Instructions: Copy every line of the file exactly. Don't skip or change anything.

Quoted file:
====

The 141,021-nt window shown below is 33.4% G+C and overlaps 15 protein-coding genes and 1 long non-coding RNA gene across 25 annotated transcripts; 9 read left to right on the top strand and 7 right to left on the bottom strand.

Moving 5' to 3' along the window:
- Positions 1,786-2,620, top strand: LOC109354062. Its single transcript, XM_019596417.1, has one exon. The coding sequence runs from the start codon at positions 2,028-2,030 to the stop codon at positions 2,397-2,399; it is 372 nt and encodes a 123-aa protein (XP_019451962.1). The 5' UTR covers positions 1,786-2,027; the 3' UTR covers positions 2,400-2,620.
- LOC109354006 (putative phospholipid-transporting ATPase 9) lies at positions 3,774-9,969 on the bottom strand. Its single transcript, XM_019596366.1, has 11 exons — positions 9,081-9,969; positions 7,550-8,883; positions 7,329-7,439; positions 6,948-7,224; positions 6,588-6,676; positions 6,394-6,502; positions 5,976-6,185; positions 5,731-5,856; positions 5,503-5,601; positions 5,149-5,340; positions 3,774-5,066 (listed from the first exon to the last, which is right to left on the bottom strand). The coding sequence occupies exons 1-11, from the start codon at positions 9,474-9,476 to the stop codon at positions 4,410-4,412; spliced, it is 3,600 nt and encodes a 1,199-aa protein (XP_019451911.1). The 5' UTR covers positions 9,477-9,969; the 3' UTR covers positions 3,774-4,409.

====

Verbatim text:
The 141,021-nt window shown below is 33.4% G+C and overlaps 15 protein-coding genes and 1 long non-coding RNA gene across 25 annotated transcripts; 9 read left to right on the top strand and 7 right to left on the bottom strand.

Moving 5' to 3' along the window:
- Positions 1,786-2,620, top strand: LOC109354062. Its single transcript, XM_019596417.1, has one exon. The coding sequence runs from the start codon at positions 2,028-2,030 to the stop codon at positions 2,397-2,399; it is 372 nt and encodes a 123-aa protein (XP_019451962.1). The 5' UTR covers positions 1,786-2,027; the 3' UTR covers positions 2,400-2,620.
- LOC109354006 (putative phospholipid-transporting ATPase 9) lies at positions 3,774-9,969 on the bottom strand. Its single transcript, XM_019596366.1, has 11 exons — positions 9,081-9,969; positions 7,550-8,883; positions 7,329-7,439; positions 6,948-7,224; positions 6,588-6,676; positions 6,394-6,502; positions 5,976-6,185; positions 5,731-5,856; positions 5,503-5,601; positions 5,149-5,340; positions 3,774-5,066 (listed from the first exon to the last, which is right to left on the bottom strand). The coding sequence occupies exons 1-11, from the start codon at positions 9,474-9,476 to the stop codon at positions 4,410-4,412; spliced, it is 3,600 nt and encodes a 1,199-aa protein (XP_019451911.1). The 5' UTR covers positions 9,477-9,969; the 3' UTR covers positions 3,774-4,409.